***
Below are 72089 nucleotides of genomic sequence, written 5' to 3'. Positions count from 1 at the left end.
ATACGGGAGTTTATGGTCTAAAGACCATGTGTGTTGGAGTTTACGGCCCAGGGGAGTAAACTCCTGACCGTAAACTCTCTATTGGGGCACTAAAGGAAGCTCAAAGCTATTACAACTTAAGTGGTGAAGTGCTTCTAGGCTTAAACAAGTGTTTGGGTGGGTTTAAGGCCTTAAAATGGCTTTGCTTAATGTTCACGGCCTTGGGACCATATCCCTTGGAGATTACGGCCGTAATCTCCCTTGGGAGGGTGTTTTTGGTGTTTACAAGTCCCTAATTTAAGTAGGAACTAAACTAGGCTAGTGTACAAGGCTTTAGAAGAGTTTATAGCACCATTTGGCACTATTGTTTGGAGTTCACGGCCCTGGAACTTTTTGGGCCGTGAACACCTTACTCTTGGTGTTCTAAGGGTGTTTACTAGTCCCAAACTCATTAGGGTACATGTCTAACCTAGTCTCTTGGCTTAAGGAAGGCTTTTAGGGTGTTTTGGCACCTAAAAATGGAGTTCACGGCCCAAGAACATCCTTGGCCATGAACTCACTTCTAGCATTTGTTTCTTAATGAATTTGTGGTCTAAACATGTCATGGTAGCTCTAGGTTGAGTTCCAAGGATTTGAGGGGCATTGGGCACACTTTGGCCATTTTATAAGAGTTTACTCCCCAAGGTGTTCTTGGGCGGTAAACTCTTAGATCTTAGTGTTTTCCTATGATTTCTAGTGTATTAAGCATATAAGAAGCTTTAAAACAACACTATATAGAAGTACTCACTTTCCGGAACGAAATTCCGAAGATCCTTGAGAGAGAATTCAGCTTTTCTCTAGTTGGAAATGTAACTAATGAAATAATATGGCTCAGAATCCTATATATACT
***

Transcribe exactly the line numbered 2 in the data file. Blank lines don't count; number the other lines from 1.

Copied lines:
ATACGGGAGTTTATGGTCTAAAGACCATGTGTGTTGGAGTTTACGGCCCAGGGGAGTAAACTCCTGACCGTAAACTCTCTATTGGGGCACTAAAGGAAGCTCAAAGCTATTACAACTTAAGTGGTGAAGTGCTTCTAGGCTTAAACAAGTGTTTGGGTGGGTTTAAGGCCTTAAAATGGCTTTGCTTAATGTTCACGGCCTTGGGACCATATCCCTTGGAGATTACGGCCGTAATCTCCCTTGGGAGGGTGTTTTTGGTGTTTACAAGTCCCTAATTTAAGTAGGAACTAAACTAGGCTAGTGTACAAGGCTTTAGAAGAGTTTATAGCACCATTTGGCACTATTGTTTGGAGTTCACGGCCCTGGAACTTTTTGGGCCGTGAACACCTTACTCTTGGTGTTCTAAGGGTGTTTACTAGTCCCAAACTCATTAGGGTACATGTCTAACCTAGTCTCTTGGCTTAAGGAAGGCTTTTAGGGTGTTTTGGCACCTAAAAATGGAGTTCACGGCCCAAGAACATCCTTGGCCATGAACTCACTTCTAGCATTTGTTTCTTAATGAATTTGTGGTCTAAACATGTCATGGTAGCTCTAGGTTGAGTTCCAAGGATTTGAGGGGCATTGGGCACACTTTGGCCATTTTATAAGAGTTTACTCCCCAAGGTGTTCTTGGGCGGTAAACTCTTAGATCTTAGTGTTTTCCTATGATTTCTAGTGTATTAAGCATATAAGAAGCTTTAAAACAACACTATATAGAAGTACTCACTTTCCGGAACGAAATTCCGAAGATCCTTGAGAGAGAATTCAGCTTTTCTCTAGTTGGAAATGTAACTAATGAAATAATATGGCTCAGAATCCTATATATACT